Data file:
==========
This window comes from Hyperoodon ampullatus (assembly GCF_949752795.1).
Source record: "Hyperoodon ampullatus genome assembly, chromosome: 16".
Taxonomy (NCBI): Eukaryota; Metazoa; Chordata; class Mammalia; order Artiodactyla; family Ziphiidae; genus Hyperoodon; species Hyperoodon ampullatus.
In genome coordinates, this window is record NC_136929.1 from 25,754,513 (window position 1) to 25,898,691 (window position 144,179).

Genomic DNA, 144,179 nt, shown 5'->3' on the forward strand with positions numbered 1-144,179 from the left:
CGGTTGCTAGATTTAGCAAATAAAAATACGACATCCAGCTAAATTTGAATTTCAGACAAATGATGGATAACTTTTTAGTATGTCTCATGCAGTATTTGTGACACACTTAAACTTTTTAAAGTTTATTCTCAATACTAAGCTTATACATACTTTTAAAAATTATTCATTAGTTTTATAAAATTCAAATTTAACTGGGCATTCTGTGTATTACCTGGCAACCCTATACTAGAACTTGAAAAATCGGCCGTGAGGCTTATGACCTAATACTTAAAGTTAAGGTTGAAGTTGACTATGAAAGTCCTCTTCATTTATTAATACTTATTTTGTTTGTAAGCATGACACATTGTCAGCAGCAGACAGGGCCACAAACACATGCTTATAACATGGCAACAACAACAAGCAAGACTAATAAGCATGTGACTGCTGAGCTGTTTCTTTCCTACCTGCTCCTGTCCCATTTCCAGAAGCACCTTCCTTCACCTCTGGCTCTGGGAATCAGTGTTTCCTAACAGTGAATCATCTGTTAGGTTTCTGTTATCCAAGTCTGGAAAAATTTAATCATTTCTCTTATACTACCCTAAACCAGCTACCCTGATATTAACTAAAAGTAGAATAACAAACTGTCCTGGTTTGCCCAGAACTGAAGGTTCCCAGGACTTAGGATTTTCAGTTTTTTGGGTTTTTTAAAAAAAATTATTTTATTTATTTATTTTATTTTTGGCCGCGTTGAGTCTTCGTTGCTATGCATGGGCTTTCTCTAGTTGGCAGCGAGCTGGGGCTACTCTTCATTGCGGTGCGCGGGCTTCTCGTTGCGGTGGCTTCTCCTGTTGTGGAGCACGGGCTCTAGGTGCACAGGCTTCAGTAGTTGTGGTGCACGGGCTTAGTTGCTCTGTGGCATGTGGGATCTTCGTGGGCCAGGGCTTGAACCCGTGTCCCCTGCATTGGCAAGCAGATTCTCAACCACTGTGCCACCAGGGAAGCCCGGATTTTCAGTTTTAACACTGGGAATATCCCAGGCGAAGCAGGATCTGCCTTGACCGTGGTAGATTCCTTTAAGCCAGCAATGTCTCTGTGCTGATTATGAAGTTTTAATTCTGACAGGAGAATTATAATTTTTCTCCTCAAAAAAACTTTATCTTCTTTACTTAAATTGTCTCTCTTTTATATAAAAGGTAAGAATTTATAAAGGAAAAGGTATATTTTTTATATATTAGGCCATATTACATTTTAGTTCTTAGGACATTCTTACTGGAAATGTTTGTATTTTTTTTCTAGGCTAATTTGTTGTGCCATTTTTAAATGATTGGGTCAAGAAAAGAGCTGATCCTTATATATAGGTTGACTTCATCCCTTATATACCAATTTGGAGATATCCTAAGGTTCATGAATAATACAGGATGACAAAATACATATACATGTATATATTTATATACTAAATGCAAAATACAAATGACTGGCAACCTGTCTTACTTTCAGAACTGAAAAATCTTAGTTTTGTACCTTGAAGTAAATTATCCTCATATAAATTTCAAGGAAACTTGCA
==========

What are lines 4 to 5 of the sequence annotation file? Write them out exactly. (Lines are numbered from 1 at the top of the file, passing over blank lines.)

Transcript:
In genome coordinates, this window is record NC_136929.1 from 25,754,513 (window position 1) to 25,898,691 (window position 144,179).

Genomic DNA, 144,179 nt, shown 5'->3' on the forward strand with positions numbered 1-144,179 from the left: